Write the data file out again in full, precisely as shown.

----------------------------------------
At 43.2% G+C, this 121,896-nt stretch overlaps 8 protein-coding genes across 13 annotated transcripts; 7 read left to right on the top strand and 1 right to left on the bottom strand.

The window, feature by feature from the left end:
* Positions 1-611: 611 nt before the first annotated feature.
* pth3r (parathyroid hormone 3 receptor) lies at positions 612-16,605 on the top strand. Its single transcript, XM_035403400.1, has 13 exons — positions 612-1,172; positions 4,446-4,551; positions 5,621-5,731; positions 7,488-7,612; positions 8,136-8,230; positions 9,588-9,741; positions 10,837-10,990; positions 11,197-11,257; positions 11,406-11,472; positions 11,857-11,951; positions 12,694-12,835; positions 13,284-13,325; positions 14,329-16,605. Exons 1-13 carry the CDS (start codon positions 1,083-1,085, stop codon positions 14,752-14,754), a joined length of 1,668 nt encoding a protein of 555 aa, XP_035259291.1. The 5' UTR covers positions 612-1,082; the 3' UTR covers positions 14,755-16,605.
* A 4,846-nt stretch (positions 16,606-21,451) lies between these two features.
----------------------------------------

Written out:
At 43.2% G+C, this 121,896-nt stretch overlaps 8 protein-coding genes across 13 annotated transcripts; 7 read left to right on the top strand and 1 right to left on the bottom strand.

The window, feature by feature from the left end:
* Positions 1-611: 611 nt before the first annotated feature.
* pth3r (parathyroid hormone 3 receptor) lies at positions 612-16,605 on the top strand. Its single transcript, XM_035403400.1, has 13 exons — positions 612-1,172; positions 4,446-4,551; positions 5,621-5,731; positions 7,488-7,612; positions 8,136-8,230; positions 9,588-9,741; positions 10,837-10,990; positions 11,197-11,257; positions 11,406-11,472; positions 11,857-11,951; positions 12,694-12,835; positions 13,284-13,325; positions 14,329-16,605. Exons 1-13 carry the CDS (start codon positions 1,083-1,085, stop codon positions 14,752-14,754), a joined length of 1,668 nt encoding a protein of 555 aa, XP_035259291.1. The 5' UTR covers positions 612-1,082; the 3' UTR covers positions 14,755-16,605.
* A 4,846-nt stretch (positions 16,606-21,451) lies between these two features.